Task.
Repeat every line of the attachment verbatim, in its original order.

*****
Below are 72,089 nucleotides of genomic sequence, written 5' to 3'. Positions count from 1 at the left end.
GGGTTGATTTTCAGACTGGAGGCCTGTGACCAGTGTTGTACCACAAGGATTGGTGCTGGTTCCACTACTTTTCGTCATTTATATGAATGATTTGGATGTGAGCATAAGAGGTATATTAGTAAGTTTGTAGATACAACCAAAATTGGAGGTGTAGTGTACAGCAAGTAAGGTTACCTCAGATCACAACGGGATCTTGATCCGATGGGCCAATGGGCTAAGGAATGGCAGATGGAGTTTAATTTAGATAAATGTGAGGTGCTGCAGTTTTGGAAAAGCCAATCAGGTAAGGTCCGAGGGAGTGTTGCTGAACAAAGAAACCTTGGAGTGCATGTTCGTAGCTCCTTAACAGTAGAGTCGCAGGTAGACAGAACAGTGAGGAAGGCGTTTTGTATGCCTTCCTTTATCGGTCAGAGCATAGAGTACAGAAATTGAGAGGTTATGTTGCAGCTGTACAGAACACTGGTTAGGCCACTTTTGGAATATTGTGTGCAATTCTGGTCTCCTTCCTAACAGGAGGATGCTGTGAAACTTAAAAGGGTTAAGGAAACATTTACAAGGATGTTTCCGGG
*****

Below are 72,089 nucleotides of genomic sequence, written 5' to 3'. Positions count from 1 at the left end.
GGGTTGATTTTCAGACTGGAGGCCTGTGACCAGTGTTGTACCACAAGGATTGGTGCTGGTTCCACTACTTTTCGTCATTTATATGAATGATTTGGATGTGAGCATAAGAGGTATATTAGTAAGTTTGTAGATACAACCAAAATTGGAGGTGTAGTGTACAGCAAGTAAGGTTACCTCAGATCACAACGGGATCTTGATCCGATGGGCCAATGGGCTAAGGAATGGCAGATGGAGTTTAATTTAGATAAATGTGAGGTGCTGCAGTTTTGGAAAAGCCAATCAGGTAAGGTCCGAGGGAGTGTTGCTGAACAAAGAAACCTTGGAGTGCATGTTCGTAGCTCCTTAACAGTAGAGTCGCAGGTAGACAGAACAGTGAGGAAGGCGTTTTGTATGCCTTCCTTTATCGGTCAGAGCATAGAGTACAGAAATTGAGAGGTTATGTTGCAGCTGTACAGAACACTGGTTAGGCCACTTTTGGAATATTGTGTGCAATTCTGGTCTCCTTCCTAACAGGAGGATGCTGTGAAACTTAAAAGGGTTAAGGAAACATTTACAAGGATGTTTCCGGG